Cotton sees an increase in acreage, but a decline in mills

Despite weather concerns, cotton planting is expected to increase by 4% this year, totaling to over ten million acres.

According to Dr. Seth Meyer, Chief Economist for the US Dept. of Agriculture (USDA), even with the recent perk up in prices, he doesn’t see that being the reason for the growth.

“Margins for cotton are going to be as tight as anything. Any other crops as well too, but I think we do see the fact that we know are looking at some locations in the southeast saying they are going to plant some additional acres. It’s not a move in Texas area planted there is actually expected to be down a little bit. But when we think about Arkansas, Mississippi, Oklahoma, some other places are showing up in the Big 5 states, showing some decent year over year increases. “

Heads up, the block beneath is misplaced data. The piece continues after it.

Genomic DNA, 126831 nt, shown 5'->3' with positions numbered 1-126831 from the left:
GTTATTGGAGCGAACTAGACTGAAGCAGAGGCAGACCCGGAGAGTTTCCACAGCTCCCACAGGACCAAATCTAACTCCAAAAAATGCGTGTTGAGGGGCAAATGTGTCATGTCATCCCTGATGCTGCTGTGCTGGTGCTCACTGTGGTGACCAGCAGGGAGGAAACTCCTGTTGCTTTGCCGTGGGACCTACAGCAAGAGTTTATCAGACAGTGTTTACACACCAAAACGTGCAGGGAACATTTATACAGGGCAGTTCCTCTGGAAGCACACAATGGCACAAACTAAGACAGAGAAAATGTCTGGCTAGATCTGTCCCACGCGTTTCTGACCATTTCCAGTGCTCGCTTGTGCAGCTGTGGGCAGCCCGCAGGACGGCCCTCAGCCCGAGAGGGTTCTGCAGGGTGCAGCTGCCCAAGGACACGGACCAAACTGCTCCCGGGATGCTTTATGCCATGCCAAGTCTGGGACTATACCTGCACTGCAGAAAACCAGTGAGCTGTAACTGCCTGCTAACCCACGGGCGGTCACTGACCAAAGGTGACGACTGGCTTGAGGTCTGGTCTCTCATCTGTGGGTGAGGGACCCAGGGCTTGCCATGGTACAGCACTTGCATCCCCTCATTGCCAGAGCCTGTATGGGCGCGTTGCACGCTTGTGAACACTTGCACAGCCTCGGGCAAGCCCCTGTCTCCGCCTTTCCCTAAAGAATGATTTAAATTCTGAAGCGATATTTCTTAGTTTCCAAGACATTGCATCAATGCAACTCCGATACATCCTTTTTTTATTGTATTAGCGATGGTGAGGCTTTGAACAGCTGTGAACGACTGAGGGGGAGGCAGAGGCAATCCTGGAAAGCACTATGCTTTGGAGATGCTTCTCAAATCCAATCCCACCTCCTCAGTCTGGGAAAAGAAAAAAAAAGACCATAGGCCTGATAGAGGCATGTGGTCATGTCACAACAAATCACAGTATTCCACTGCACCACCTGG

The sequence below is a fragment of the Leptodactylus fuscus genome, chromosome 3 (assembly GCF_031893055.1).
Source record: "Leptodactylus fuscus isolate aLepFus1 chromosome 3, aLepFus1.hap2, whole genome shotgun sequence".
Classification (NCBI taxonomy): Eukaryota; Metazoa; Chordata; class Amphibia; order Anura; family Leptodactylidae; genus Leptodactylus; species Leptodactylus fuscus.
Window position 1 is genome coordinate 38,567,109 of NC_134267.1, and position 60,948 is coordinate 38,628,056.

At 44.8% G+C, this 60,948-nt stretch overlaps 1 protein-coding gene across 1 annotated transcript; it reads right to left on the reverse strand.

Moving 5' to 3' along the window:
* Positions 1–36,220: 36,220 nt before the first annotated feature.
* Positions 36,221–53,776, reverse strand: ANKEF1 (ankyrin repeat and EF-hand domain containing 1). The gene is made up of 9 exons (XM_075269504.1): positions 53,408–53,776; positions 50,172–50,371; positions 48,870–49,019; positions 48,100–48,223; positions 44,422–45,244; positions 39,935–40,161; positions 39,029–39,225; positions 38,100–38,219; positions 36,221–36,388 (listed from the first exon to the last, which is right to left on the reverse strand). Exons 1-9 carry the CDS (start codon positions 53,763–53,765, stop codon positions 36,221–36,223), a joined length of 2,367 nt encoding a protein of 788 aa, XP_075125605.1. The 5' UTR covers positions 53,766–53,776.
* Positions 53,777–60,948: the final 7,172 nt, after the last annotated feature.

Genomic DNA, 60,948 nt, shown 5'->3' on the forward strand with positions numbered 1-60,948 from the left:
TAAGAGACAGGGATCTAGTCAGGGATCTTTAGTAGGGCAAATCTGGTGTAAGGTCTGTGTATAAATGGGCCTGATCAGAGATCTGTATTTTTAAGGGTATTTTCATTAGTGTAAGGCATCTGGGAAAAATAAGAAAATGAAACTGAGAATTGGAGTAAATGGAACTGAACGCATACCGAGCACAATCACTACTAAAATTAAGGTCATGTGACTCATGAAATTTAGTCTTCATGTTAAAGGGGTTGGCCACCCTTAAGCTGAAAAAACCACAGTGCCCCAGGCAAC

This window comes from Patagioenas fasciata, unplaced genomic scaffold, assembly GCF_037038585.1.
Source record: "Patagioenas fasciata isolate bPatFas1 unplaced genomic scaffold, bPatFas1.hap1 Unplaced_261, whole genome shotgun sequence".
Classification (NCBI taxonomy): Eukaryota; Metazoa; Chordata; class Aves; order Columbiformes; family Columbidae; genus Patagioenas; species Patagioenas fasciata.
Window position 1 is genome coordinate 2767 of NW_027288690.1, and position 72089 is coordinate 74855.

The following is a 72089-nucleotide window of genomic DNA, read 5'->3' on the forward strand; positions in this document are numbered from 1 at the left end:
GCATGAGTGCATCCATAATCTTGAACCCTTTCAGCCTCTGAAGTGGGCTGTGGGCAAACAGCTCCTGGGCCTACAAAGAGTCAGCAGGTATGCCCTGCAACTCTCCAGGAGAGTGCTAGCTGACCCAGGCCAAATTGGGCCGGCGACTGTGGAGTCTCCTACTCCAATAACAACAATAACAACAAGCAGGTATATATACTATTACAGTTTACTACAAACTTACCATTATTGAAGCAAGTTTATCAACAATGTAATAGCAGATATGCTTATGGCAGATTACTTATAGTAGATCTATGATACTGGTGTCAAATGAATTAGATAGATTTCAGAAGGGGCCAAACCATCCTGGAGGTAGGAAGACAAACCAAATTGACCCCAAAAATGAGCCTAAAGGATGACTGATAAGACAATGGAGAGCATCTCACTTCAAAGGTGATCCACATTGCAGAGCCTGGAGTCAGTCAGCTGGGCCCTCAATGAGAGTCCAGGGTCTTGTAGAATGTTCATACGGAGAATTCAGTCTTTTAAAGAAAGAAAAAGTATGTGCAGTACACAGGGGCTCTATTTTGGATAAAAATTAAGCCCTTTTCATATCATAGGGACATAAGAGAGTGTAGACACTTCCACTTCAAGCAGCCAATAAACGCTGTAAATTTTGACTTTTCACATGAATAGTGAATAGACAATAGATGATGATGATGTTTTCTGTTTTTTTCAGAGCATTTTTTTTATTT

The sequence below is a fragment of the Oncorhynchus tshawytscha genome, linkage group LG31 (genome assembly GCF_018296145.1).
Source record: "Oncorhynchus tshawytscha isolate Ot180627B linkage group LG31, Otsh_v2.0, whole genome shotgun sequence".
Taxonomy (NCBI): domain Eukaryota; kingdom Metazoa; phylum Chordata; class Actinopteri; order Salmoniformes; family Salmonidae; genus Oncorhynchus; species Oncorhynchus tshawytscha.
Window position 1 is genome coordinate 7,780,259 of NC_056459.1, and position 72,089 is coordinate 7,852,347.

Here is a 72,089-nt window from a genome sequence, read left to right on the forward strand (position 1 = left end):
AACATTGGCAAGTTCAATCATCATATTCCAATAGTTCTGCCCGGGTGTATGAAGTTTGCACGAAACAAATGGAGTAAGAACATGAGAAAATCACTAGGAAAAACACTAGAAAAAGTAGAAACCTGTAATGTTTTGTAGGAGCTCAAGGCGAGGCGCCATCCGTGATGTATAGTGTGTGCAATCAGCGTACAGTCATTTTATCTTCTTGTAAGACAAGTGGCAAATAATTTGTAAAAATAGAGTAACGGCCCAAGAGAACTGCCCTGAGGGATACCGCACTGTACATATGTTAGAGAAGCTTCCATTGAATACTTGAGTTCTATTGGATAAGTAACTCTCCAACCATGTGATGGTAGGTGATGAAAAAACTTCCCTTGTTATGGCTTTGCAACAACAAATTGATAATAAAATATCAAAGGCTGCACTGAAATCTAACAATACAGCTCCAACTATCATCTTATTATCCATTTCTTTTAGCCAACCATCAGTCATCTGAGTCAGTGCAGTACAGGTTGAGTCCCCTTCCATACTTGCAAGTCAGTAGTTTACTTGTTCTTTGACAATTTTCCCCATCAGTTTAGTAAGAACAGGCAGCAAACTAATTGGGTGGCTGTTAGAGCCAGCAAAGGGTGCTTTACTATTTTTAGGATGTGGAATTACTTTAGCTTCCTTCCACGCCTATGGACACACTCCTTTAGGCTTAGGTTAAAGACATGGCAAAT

Dr. Seth Meyer, USDA Chief Economist

The increase in predicted acreage comes as Bloomberg reports what they call an unrelenting and accelerating decline in manufacturing demand. In 1893, there were nearly 900 cotton mills in the U.S. Now that number is around 100, with eight closing in the last half of 2023 alone. The analyst warns with domestic textile manufacturing nearly gone, cotton farmers could have trouble finding a buyer for this year’s harvest.

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